June 2, 2016

Self Publishing? What’s Your Plan to Keep Readers? — Part Four

Stick figure at a chalkboard with text: What's Your Reader Retention Plan?

It’s time once again for my monthly guest post over at Janice Hardy’s Fiction University. We’ve been exploring the choices for what path we want to follow in our indie publishing career, and today, we’re digging even deeper into how to walk our chosen path.

My series about Indie Publishing Paths at Fiction University has highlighted some of the choices we have to make and given us a few guidelines for figuring out how to make the best decisions for us.

We started off talking about knowing our goals. The retailers’ “rules” and best practices for self-publishing are ever-changing—and the advice is ever-conflicting—so we need to have an understanding of why we’re choosing certain paths so we can adapt as the industry changes.

Depending on our priorities, we might make different choices about distribution, release schedules, or pricing. I focused on each of those areas in the previous segment of the series, calling them the where, when, and how much of our decision process.

My current posts in the series are focusing on how to make the most of those choices we made. We’re in the midst of a discussion on how to keep our readers after they finish our book.

Janice Hardy's Fiction University banner

Today’s Part Four explores one specific way to entice readers to stick around for our next book: excerpts. An excerpt is typically the opening chapter of another story that’s pasted to the end of our ebook file, usually right after our book’s story ends.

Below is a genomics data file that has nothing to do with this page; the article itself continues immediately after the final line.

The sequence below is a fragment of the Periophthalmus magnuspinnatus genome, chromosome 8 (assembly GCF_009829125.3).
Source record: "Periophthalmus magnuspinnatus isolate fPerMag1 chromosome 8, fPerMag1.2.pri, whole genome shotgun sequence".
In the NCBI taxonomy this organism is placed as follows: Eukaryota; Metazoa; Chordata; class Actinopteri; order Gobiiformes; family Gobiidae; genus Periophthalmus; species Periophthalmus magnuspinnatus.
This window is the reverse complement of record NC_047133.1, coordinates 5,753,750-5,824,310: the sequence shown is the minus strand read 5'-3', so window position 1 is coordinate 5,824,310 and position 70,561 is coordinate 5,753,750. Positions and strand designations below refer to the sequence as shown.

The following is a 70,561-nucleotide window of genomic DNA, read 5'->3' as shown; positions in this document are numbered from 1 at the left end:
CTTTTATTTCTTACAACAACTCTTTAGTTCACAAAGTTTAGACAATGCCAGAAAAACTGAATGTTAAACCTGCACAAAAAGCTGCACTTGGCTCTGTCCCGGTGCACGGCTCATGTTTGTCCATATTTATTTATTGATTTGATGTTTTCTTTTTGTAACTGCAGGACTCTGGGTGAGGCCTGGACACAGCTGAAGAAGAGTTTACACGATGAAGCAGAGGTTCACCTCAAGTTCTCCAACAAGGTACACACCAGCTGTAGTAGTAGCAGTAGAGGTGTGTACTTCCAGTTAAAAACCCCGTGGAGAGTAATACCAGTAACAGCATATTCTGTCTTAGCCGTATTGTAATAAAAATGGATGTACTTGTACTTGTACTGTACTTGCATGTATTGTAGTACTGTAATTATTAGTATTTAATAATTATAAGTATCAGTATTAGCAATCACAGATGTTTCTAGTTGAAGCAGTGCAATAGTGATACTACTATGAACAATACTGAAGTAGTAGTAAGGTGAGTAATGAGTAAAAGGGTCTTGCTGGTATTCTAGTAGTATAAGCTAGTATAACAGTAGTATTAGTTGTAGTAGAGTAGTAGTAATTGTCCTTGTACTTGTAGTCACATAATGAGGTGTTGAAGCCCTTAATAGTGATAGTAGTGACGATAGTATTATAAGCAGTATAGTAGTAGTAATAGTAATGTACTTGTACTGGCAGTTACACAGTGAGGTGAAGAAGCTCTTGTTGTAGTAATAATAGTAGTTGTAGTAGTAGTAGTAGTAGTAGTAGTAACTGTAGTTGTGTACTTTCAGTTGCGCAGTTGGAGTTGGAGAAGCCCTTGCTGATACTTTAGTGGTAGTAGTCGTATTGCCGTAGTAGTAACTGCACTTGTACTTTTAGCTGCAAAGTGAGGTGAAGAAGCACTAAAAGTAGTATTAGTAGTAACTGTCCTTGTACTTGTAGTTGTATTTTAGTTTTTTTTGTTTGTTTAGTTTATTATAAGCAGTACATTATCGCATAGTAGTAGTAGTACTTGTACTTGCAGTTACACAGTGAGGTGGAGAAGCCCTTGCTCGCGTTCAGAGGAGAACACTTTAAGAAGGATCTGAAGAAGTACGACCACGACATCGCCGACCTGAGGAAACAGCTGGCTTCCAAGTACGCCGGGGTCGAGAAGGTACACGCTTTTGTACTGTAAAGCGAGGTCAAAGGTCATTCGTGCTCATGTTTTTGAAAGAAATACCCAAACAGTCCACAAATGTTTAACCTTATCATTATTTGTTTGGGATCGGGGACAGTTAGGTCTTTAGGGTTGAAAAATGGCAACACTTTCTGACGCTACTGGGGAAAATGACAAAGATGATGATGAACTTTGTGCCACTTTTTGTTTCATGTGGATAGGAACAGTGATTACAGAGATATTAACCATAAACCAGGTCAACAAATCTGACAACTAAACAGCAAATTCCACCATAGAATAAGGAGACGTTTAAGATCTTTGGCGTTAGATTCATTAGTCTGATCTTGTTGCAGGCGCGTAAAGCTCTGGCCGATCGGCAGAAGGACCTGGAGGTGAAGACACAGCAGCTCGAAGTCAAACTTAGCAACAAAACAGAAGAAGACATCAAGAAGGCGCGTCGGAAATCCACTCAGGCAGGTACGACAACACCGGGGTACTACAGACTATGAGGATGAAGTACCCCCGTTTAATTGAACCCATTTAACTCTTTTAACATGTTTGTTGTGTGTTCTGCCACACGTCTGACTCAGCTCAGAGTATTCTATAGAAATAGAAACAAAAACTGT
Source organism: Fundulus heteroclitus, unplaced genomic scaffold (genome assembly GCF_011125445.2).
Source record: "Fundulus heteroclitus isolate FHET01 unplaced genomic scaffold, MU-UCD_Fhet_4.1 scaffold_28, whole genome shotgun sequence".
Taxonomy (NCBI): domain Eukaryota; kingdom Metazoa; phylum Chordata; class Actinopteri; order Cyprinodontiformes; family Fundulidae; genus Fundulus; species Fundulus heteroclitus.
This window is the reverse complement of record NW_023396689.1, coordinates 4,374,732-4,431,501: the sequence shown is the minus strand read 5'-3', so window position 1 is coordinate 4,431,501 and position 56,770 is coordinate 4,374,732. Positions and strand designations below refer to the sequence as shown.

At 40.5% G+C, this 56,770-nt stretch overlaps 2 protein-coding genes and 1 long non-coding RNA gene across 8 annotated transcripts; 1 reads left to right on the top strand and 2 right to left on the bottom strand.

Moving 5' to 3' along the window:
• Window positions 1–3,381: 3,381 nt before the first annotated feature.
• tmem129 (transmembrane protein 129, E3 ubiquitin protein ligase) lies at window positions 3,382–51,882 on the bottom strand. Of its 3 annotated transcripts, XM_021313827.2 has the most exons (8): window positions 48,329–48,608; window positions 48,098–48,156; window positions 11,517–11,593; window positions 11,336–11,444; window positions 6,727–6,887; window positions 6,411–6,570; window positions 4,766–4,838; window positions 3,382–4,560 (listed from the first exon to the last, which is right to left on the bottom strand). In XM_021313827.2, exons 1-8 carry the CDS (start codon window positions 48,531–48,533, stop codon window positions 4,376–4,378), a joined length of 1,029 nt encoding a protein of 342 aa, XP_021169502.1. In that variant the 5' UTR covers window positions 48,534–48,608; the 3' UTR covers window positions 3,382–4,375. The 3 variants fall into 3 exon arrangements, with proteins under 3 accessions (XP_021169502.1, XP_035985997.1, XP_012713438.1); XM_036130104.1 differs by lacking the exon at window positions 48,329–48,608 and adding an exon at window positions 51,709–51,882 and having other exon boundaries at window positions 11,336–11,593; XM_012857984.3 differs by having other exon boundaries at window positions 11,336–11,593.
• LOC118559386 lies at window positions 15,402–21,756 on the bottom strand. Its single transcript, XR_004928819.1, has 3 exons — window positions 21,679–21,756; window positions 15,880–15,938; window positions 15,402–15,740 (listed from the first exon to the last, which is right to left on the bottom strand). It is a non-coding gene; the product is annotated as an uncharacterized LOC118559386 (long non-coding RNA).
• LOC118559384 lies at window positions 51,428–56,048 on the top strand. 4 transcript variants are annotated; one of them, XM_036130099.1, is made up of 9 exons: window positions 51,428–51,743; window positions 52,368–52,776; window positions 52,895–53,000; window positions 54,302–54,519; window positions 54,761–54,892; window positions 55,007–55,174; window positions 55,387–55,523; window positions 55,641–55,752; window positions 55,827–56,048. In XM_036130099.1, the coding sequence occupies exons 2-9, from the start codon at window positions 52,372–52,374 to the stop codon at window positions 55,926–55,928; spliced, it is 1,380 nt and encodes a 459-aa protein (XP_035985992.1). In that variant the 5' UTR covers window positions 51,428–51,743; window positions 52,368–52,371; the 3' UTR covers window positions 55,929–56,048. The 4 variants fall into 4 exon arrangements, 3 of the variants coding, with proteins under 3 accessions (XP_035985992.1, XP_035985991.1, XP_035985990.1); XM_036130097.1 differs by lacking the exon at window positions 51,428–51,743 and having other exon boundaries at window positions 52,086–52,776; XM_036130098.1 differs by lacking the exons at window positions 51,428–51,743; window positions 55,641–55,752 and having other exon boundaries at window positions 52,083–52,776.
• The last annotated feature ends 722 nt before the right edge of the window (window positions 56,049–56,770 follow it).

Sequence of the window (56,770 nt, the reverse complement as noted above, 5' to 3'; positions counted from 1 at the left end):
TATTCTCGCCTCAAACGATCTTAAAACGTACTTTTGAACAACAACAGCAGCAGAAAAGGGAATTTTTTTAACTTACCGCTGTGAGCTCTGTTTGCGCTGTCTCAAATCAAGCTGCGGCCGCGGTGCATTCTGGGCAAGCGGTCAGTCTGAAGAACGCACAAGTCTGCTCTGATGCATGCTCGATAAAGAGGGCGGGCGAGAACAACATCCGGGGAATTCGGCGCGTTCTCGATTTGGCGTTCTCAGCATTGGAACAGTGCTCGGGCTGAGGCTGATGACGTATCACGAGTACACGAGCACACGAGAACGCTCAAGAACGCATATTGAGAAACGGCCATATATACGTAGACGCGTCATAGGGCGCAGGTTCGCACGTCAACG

With an excerpt, we try to hook our readers into wanting to read more of another one of our stories. Our excerpt can end with a “To Continue Reading…” buy link for our next book to entice them to purchase right away.

We could also include an excerpt for an unrelated story of ours to bring one book’s fans over to another story or series. Or we could use an excerpt to kick start a spin-off series.

But like most choices, there are pros and cons to this decision. An excerpt isn’t always the best choice for our story or situation.

For my books, I have a teaser excerpt of Treasured Claim at the end of my freebie short story Unintended Guardian. Yet for the rest of my books, I’ve used just a promotional page with the next story’s cover and blurb to drum up reader interest.

Want to know why I’ve made those different choices? In this month’s post at Fiction University, I’m sharing some guidelines to help us figure out whether including an excerpt teasing readers with another one of our stories is a good idea—or not.

I hope you’ll join me at Fiction University for this month’s post!

Do you enjoy excerpts at the backs of books? Do you read them or not? Have you included excerpts of another book on any of your stories? What made you decide whether or not to include an excerpt?

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